NFL Commissioner Roger Goodell was recently called out for these blatant discrepancies within the hiring processes for head coaches in a pre-Super Bowl presser. As reported by ESPN,
"We believe in diversity," Goodell said during the news conference outside SoFi Stadium, site of Super Bowl LVI. "We believe it has made us stronger. People who have come into the league who are diverse have been very successful and made us better, and we just have to do a better job. ... Is there another thing that we can do to make sure that we're attracting the best talent and making our league more inclusive? If I had the answer right now, I would give it to you. I would have implemented it.”
Former Miami Dolphins Head Coach Brian Flores recently sued the NFL for their hiring patterns fueled by racism and discrimination. Flores was recently fired from the organization, despite exceeding expectations in his first 3 seasons after inheriting a team that was circling the drain. Flores then interviewed for the head coach position for the New York Giants but noted the experience as a "sham process” because the team already had decided to hire Bills offensive coordinator Brian Daboll.
"We need change," Flores told ESPN last week. "The hiring practices in the National Football League -- the numbers speak for themselves. ... I've been in this league 18 years, and the National Football League is an example to the world, it really is. People follow the lead of the National Football League. They just do. That's how powerful this league is. There's an opportunity here, there really is. We are at a fork in the road. Things are either going to stay the way they've been, or we're going to move in a direction that not only will help and affect change among the Black and minority coaches in the National Football League but [also elsewhere].”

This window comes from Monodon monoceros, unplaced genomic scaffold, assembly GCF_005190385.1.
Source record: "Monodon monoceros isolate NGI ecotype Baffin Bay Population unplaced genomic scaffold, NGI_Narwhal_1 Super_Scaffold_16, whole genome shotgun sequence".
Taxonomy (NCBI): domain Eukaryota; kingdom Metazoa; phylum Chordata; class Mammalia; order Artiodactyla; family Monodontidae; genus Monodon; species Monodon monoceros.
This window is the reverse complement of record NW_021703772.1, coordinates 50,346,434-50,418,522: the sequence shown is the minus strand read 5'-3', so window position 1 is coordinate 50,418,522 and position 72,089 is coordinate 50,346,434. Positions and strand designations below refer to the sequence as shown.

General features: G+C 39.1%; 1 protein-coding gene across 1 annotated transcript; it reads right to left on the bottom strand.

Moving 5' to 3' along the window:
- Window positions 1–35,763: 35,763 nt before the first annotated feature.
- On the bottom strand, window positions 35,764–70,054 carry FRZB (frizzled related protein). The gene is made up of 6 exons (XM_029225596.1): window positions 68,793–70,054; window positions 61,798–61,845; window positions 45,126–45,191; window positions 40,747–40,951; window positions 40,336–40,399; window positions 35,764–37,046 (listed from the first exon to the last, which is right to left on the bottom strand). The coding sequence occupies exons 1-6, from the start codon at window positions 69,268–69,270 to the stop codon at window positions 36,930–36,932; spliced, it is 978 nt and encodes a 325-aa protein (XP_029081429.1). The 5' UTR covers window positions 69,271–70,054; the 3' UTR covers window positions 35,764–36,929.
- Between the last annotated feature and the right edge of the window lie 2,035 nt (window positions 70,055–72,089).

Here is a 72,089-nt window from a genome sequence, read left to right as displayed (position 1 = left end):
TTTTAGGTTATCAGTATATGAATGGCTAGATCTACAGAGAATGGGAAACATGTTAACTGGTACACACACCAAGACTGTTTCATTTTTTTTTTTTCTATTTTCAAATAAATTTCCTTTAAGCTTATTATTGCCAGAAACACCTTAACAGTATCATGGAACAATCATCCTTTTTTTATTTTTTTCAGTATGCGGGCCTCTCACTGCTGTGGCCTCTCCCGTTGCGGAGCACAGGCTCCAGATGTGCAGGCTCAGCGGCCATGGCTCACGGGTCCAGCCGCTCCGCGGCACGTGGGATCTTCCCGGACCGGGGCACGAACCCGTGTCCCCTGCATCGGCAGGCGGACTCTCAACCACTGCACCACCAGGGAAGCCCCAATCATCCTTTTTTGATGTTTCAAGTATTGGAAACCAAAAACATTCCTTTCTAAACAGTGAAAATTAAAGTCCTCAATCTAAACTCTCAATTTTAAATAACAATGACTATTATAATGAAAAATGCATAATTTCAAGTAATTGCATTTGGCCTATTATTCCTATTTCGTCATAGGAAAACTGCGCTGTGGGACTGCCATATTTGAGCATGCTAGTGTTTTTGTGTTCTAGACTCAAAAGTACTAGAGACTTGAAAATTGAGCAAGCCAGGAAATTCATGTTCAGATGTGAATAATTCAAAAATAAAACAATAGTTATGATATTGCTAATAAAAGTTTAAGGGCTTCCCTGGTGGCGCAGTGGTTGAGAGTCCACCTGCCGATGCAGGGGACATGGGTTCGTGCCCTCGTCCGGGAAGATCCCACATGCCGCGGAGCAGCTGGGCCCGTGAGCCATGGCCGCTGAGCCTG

So, we clearly know there’s an issue, and the NFL is not unlike any other organization or company within the structure of corporate America. We know there needs to be a change, but what does that look like? In my Stevie Award-Winning book, The Color of Courage: Crushing Racism in Corporate America, I take readers on a deep dive into the uncomfortable conversations and self-awareness required to cultivate meaningful and lasting change to make our nation a more equitable place.
The NFL doesn’t only need a pivot, they need a complete mindset makeover, and it starts at the top. The Commissioner, the Owners, and the higher-ups need to look themselves in the mirror, face those uncomfortable truths, and begin to rebuild an equitable and sustainable system — not as a PR stunt, but as a long-term change.
Hey Roger Goodell, if you want to have a chat, I’d be more than happy to offer my consulting services. It’s time for a change, it’s time for a revolution within our nation’s most reputable sports organization.